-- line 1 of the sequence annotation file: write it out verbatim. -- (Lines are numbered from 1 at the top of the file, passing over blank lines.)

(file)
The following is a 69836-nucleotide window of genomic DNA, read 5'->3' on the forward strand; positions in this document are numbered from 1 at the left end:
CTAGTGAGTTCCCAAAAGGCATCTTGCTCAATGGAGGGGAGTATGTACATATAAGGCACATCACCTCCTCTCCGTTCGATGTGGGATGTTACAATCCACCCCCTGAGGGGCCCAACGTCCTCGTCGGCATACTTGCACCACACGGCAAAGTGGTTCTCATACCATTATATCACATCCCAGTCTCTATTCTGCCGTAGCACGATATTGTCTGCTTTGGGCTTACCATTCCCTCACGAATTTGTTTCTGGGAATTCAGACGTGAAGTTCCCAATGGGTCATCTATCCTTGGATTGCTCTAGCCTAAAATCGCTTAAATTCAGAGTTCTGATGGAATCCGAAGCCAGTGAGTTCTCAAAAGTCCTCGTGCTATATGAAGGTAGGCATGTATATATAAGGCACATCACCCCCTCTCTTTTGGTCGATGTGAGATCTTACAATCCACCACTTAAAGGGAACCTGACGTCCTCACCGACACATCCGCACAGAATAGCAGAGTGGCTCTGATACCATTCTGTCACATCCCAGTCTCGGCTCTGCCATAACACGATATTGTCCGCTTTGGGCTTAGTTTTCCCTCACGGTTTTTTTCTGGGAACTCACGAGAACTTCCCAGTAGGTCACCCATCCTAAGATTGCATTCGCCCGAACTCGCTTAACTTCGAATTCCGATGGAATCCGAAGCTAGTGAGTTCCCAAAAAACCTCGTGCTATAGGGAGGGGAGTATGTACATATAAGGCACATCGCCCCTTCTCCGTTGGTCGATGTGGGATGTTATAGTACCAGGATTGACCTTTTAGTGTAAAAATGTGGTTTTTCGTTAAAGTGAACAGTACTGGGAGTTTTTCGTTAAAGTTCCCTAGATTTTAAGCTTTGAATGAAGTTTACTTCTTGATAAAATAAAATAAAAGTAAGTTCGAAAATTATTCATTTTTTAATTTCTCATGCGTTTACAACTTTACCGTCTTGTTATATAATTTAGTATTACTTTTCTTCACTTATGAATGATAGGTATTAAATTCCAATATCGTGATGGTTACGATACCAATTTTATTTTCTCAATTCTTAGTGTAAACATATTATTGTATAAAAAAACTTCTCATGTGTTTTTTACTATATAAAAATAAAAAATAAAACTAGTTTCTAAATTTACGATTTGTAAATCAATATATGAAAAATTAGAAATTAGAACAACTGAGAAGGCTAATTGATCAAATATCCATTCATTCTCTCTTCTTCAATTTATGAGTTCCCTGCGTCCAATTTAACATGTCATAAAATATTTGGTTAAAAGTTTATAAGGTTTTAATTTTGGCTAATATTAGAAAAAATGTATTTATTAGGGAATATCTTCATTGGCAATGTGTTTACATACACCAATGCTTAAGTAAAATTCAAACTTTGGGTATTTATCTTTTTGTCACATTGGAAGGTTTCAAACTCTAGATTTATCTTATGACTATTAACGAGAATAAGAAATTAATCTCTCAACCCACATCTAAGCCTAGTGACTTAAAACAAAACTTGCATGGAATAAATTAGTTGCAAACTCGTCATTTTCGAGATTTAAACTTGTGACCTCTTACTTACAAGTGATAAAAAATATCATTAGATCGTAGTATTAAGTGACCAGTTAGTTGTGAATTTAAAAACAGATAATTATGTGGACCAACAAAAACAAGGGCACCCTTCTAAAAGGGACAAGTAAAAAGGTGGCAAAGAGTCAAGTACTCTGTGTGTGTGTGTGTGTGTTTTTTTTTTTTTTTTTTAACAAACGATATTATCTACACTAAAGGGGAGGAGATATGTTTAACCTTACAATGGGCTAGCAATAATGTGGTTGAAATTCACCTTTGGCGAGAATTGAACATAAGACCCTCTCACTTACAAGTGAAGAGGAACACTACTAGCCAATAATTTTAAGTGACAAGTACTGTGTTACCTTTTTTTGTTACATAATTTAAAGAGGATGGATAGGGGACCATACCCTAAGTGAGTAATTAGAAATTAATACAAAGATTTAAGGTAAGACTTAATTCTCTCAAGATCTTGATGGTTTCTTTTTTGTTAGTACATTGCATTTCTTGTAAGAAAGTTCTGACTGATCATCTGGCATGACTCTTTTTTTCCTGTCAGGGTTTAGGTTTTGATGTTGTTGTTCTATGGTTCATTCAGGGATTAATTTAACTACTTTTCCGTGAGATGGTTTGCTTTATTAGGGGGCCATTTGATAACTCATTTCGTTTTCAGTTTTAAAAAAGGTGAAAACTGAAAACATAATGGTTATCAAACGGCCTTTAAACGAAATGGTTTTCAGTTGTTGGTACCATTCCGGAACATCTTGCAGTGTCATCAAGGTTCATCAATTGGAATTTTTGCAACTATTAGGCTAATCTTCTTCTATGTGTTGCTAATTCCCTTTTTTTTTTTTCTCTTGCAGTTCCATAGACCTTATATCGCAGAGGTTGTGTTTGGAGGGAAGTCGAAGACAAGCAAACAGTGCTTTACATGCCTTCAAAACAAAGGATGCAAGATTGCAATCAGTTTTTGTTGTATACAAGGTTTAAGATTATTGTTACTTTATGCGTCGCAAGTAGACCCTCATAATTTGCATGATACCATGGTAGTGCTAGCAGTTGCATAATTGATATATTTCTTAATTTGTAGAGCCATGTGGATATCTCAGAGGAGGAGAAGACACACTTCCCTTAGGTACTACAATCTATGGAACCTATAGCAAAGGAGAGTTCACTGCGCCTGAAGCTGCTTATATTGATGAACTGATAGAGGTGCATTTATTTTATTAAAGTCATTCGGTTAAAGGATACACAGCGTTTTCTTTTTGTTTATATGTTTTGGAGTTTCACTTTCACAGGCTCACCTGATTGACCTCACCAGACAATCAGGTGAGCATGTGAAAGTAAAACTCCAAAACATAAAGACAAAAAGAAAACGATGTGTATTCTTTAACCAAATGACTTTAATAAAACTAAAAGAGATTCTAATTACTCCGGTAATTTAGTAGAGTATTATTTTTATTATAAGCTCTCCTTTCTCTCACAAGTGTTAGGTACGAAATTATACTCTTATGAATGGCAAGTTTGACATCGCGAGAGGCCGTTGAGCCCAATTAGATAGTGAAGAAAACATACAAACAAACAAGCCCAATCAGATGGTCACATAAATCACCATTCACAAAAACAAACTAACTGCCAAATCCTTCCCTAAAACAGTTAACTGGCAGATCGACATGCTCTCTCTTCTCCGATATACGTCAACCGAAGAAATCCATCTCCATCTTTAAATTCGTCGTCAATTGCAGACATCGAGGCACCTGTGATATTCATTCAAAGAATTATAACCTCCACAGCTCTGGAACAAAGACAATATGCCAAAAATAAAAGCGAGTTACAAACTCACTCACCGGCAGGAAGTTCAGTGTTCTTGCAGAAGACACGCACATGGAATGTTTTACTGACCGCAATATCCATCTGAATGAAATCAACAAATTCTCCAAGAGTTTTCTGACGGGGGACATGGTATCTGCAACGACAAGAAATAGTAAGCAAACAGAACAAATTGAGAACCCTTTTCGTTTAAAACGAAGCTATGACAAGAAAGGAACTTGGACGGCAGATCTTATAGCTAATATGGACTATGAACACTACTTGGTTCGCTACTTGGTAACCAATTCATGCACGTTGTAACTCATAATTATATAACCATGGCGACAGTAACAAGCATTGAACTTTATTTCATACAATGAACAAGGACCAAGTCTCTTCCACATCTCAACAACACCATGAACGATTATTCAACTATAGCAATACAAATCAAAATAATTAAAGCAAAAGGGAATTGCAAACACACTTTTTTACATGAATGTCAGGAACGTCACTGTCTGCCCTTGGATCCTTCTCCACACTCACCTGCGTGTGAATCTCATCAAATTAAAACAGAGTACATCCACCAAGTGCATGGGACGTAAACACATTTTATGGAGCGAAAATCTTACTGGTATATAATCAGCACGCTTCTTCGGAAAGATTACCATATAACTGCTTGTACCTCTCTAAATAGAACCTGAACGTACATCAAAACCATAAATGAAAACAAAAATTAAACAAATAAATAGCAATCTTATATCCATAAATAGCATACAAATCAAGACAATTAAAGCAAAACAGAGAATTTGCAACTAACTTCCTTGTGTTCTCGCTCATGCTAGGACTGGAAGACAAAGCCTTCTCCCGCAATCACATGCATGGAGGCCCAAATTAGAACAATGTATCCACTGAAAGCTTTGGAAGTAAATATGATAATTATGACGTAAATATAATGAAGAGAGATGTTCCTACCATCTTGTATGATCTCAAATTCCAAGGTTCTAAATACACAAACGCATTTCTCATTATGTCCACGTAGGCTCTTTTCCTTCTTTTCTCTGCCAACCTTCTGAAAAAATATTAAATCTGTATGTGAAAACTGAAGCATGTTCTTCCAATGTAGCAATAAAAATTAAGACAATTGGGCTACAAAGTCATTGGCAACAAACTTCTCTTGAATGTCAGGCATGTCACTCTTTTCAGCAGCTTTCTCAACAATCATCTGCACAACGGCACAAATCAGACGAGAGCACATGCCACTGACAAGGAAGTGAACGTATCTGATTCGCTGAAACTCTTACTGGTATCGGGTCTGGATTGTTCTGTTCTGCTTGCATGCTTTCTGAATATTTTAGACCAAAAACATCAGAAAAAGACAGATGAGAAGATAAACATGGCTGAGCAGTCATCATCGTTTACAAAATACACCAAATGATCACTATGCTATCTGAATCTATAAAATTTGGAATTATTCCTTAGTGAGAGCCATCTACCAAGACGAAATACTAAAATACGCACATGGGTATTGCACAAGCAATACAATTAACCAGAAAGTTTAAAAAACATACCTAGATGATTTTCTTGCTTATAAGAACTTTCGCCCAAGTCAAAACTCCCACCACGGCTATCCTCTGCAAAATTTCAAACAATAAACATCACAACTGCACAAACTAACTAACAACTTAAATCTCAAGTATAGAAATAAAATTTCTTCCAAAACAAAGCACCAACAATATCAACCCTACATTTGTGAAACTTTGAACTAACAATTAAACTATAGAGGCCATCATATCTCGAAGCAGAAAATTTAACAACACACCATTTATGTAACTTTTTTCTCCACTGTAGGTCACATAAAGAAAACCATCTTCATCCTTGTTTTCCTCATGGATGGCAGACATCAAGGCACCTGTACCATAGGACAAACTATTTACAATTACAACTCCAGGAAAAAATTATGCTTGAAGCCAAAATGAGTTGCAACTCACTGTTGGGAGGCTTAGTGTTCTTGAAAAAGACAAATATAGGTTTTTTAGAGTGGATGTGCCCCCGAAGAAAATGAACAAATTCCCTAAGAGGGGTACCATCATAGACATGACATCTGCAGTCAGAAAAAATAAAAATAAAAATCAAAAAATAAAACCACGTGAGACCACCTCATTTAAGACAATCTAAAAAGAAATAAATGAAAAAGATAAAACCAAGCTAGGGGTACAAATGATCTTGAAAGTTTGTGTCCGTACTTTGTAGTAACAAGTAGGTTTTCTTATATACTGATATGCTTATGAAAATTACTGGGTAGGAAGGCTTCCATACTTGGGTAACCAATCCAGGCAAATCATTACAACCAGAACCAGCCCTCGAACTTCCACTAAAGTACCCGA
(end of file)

The following is a 69836-nucleotide window of genomic DNA, read 5'->3' on the forward strand; positions in this document are numbered from 1 at the left end: